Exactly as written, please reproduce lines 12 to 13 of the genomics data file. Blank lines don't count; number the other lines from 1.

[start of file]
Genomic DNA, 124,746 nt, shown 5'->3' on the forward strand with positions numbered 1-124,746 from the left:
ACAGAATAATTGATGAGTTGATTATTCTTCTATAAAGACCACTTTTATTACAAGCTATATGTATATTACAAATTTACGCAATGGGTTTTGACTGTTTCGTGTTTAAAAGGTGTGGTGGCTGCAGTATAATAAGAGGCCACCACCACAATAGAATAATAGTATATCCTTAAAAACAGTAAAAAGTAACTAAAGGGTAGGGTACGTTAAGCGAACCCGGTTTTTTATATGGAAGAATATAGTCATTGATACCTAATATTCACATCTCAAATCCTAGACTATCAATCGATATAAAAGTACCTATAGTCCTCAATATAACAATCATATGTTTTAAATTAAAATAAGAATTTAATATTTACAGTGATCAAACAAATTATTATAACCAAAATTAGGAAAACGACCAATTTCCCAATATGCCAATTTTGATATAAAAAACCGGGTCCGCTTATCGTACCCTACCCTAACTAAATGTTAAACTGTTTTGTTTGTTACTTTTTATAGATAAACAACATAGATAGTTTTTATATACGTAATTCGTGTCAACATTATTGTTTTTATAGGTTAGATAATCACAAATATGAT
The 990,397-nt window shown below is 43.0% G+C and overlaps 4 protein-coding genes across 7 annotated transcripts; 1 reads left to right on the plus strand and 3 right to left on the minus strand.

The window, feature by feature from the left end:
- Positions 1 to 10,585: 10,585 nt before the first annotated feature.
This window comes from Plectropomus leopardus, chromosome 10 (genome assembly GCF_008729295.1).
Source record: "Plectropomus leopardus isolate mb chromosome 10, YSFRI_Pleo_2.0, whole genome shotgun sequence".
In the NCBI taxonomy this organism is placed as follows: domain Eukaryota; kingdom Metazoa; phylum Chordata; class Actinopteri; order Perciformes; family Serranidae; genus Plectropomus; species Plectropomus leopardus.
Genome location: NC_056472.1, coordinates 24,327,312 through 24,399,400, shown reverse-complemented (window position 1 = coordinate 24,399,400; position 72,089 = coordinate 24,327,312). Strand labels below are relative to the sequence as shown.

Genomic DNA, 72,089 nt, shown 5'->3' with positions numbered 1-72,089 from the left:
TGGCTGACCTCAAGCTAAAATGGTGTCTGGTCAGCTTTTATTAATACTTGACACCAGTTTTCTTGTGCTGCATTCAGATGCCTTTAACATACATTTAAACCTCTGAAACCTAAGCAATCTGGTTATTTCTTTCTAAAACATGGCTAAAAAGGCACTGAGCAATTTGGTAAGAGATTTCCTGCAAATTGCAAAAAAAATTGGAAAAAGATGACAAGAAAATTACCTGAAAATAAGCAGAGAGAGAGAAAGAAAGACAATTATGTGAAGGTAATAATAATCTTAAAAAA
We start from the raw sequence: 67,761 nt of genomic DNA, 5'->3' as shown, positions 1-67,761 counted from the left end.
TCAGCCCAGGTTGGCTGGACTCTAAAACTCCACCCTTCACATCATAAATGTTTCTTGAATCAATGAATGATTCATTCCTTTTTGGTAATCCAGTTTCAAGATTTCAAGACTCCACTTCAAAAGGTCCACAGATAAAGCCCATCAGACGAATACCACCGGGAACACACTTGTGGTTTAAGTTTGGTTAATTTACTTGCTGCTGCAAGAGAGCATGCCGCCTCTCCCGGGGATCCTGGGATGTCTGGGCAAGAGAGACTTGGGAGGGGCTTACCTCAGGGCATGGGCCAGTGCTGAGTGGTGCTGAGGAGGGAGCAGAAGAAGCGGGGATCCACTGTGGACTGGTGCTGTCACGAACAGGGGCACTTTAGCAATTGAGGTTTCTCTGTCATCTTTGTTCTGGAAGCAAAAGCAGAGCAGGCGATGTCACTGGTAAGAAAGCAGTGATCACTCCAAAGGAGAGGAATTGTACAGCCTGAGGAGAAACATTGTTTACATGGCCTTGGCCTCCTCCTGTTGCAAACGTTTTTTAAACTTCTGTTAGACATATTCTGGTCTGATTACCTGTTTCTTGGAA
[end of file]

We start from the raw sequence: 67,761 nt of genomic DNA, 5'->3' as shown, positions 1-67,761 counted from the left end.
TCAGCCCAGGTTGGCTGGACTCTAAAACTCCACCCTTCACATCATAAATGTTTCTTGAATCAATGAATGATTCATTCCTTTTTGGTAATCCAGTTTCAAGATTTCAAGACTCCACTTCAAAAGGTCCACAGATAAAGCCCATCAGACGAATACCACCGGGAACACACTTGTGGTTTAAGTTTGGTTAATTTACTTGCTGCTGCAAGAGAGCATGCCGCCTCTCCCGGGGATCCTGGGATGTCTGGGCAAGAGAGACTTGGGAGGGGCTTACCTCAGGGCATGGGCCAGTGCTGAGTGGTGCTGAGGAGGGAGCAGAAGAAGCGGGGATCCACTGTGGACTGGTGCTGTCACGAACAGGGGCACTTTAGCAATTGAGGTTTCTCTGTCATCTTTGTTCTGGAAGCAAAAGCAGAGCAGGCGATGTCACTGGTAAGAAAGCAGTGATCACTCCAAAGGAGAGGAATTGTACAGCCTGAGGAGAAACATTGTTTACATGGCCTTGGCCTCCTCCTGTTGCAAACGTTTTTTAAACTTCTGTTAGACATATTCTGGTCTGATTACCTGTTTCTTGGAA